BYU's filtering software blocks pornography, adult content and violence. YouTube has its own filters for porn, but BYU decided last fall to add the site to the list of those blocked through the university's Internet service, The Daily Herald newspaper reported Friday.
"We use the filtering process for two reasons," BYU spokeswoman Carri Jenkins said. "First to protect students from inappropriate material. The other is because of our limited bandwidth. That bandwidth is used for academic purposes."
Students who live off-campus and have a private Internet provider can view whatever they want, although it may violate the school's strict, conservative standards.
Student Megan Timothy, who lives on campus, said she finds most YouTube videos humorous and wishes she could access the site from home, but she understands the campus-wide block.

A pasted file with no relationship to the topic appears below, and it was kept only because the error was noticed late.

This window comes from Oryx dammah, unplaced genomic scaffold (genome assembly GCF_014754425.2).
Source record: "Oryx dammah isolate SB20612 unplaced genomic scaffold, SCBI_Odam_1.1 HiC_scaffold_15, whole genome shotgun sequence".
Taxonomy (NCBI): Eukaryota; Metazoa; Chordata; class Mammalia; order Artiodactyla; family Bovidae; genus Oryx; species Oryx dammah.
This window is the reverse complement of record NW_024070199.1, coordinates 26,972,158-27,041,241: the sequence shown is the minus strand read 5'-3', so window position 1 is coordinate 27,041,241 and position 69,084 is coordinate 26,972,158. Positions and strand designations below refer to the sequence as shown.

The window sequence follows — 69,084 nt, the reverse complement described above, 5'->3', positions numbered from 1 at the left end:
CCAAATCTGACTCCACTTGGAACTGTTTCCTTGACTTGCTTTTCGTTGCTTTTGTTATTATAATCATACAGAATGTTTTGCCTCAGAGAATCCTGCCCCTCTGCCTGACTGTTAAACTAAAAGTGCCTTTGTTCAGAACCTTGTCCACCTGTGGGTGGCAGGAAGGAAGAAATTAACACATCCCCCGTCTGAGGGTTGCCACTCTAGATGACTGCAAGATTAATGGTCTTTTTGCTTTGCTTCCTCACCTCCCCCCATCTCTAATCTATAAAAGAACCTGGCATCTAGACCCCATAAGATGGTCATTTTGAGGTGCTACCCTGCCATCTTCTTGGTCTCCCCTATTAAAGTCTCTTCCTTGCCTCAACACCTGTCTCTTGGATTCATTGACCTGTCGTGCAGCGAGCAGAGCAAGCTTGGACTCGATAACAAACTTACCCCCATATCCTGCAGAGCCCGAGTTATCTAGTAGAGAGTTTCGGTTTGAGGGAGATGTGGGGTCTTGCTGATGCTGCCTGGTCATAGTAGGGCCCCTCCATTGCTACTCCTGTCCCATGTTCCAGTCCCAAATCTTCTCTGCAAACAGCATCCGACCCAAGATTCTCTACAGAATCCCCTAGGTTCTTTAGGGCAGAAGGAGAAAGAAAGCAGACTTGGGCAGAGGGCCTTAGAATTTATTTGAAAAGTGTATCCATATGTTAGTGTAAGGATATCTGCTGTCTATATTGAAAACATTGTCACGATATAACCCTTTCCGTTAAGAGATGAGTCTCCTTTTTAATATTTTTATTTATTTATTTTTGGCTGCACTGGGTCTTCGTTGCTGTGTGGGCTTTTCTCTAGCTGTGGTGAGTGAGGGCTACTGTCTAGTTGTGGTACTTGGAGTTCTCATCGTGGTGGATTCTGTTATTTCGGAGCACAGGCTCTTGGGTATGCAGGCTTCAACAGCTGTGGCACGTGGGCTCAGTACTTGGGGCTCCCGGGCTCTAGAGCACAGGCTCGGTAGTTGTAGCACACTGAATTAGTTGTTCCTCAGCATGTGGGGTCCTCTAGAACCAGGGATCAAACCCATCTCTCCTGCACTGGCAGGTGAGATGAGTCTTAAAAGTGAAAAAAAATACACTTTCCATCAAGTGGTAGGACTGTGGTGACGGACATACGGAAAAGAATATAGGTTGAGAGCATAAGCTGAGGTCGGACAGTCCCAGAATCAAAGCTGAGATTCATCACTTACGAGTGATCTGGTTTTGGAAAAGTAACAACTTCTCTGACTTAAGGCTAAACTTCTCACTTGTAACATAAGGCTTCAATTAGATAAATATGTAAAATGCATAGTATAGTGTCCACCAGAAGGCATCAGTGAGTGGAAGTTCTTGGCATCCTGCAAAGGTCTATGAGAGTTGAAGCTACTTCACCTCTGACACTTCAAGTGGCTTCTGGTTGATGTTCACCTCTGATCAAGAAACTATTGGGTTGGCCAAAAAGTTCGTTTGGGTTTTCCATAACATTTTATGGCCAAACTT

"It's BYU, and they block everything," Timothy said.
Students and faculty at BYU agree to follow the school's honor code, a list of standards in line with the principles of The Church of Jesus Christ of Latter-day Saints.
The honor code includes provisions against alcohol, tobacco and caffeine use, among other things. It also specifically mentions pornography or other offensive materials as taboo and says using the BYU computer network to obtain or distribute pornographic material is inappropriate.
Jenkins said pornography access on campus is "not a huge problem, given that our students are understanding of our campus environment."
Students can access Internet video through Google, which Jenkins said is more easily filtered than YouTube.